Wednesday, May 30, 2012
Why Does Youth Sports Bring Out the Worst In Adults?
Do you know what I am talking about? The dad coach of an 8 year old baseball team. You know he is a good guy. You have seen him open his wallet to the kids collecting money for cancer victims. You see him lend his lawn equipment to his neighbor, and jump start a teens car in a heartbeat. He smiles easily when he passes and waves. Then he becomes the coach of his son's youth sports team (his son almost always gets the coveted positions)... and he transforms. He is now yelling at the kid who swings at a high pitch, telling the nonathletic teammate he would help his team the most by cheering for the good players, berating the team when they lose and saying they will never be a good team. This repeats with the moms! She is the one who organizes the class parties, brings in teacher appreciation gifts, volunteers to help the struggling kids learn to read,...then her son is on your sons baseball team...this same person would throw your kid under a bus if it in any way advances her son's position on the team. It is madness...and I have witnessed it over and over and over. Adults become obsessed by the competitive environment of sports and lose perspective of reality. What does it really matter in the whole time line of life if your son's team wins the youth football championship at age 9? Why is it the most important event in all of recorded history? My husband decides to coach and brings the teams to the playoffs ...and all of a sudden the phone calls and emails start...you cannot continue to play every kid, this is big time now, you have to play to win. You are letting these kids have too much fun and now you have to get serious. When he reminds the parents the team is winning they said it won't stay that way if he continues with this method. It is a crazy crazy world in youth sports. The parents change strategies by high school and start yelling more at the referees or umpires. Then the child grows up, starts a family and becomes his kid's head coach.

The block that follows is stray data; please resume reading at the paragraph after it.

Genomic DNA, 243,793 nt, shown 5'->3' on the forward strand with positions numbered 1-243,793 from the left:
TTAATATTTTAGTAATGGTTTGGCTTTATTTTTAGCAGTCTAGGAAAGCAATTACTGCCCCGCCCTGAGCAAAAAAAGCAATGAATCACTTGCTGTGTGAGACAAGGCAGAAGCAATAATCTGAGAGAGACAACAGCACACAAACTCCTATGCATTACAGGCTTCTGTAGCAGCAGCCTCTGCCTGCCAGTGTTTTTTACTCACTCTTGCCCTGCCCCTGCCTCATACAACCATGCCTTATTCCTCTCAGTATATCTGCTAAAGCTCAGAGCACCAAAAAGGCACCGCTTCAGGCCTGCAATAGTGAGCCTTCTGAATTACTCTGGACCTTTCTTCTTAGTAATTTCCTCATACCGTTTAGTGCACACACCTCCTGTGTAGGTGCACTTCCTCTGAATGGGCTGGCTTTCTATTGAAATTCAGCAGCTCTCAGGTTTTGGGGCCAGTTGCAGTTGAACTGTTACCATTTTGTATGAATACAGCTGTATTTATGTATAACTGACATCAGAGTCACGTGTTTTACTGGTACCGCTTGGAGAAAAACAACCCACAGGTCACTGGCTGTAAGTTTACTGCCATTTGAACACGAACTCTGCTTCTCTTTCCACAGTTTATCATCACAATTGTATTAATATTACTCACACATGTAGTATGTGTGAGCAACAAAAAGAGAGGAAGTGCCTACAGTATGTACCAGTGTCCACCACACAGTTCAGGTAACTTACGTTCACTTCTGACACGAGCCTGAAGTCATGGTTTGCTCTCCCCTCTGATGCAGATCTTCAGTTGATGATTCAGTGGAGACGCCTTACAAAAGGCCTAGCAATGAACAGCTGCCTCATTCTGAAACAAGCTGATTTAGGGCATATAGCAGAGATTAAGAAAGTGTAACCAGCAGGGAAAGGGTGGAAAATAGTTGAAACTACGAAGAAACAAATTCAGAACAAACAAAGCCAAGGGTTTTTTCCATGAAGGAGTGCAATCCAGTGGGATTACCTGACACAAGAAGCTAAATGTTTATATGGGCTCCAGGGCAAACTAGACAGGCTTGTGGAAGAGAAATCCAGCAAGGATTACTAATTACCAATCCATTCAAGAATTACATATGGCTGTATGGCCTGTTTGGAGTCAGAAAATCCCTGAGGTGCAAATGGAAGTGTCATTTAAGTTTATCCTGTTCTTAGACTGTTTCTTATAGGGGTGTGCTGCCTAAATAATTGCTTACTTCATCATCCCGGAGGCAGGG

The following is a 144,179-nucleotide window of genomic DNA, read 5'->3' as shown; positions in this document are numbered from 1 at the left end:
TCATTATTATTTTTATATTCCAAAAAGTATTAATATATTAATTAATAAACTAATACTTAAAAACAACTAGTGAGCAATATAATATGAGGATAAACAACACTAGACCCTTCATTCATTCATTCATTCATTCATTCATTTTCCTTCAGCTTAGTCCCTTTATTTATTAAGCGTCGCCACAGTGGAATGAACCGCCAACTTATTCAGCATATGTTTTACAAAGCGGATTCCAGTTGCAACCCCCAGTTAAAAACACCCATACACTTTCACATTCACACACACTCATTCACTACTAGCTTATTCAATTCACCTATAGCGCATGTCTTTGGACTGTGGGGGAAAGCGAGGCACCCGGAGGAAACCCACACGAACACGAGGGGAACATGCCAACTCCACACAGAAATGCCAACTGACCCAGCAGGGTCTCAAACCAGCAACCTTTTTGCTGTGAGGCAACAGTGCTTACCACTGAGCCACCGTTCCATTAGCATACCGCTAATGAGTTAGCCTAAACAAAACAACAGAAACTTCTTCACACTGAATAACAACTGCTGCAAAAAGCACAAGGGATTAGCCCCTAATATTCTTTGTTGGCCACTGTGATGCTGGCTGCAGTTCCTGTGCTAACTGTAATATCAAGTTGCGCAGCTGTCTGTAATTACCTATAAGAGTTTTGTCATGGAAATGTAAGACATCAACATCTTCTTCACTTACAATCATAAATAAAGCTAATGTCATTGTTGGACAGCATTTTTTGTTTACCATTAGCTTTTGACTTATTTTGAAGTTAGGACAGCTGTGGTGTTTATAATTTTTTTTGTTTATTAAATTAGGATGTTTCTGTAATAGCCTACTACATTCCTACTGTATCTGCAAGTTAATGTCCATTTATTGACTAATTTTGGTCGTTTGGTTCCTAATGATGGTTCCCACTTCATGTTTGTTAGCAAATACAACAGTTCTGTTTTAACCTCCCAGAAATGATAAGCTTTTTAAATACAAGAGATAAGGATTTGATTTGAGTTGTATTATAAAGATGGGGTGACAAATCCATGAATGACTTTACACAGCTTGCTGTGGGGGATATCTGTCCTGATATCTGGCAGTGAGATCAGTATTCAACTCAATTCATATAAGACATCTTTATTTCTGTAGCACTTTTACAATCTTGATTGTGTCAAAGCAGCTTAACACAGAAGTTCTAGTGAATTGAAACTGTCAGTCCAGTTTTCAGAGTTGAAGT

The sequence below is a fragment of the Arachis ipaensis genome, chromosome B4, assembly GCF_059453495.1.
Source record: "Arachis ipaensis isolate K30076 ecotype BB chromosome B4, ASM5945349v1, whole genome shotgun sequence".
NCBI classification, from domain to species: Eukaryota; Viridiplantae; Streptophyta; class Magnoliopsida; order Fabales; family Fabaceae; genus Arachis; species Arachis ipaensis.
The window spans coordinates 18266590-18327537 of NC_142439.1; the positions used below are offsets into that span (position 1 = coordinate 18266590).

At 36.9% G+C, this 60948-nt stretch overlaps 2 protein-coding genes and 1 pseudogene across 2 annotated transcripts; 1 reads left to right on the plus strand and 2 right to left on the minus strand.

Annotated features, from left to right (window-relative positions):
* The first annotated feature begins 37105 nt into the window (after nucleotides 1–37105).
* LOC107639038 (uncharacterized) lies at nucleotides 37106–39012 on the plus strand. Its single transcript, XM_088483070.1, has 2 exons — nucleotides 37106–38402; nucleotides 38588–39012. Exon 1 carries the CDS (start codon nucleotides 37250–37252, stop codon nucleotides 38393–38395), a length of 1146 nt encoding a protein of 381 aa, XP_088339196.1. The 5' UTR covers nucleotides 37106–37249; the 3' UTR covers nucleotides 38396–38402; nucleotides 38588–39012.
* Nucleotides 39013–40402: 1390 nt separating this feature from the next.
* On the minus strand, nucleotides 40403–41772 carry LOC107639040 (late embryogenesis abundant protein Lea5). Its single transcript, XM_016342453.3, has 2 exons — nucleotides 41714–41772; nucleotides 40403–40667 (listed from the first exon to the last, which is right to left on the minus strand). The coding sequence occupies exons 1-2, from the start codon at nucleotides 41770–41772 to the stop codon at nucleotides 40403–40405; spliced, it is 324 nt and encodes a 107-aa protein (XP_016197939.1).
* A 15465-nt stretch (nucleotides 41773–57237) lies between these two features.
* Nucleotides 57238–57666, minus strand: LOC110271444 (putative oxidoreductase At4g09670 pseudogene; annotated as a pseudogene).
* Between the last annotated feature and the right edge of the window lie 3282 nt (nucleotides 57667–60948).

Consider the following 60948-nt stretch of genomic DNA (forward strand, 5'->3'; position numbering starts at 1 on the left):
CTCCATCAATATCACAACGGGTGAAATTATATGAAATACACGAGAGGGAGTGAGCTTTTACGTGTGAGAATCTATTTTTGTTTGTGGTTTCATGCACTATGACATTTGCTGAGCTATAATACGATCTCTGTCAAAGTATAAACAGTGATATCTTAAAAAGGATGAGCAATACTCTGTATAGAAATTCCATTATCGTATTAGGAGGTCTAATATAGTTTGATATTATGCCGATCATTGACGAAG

Posted by Annmarie Pipa at 8:47 PM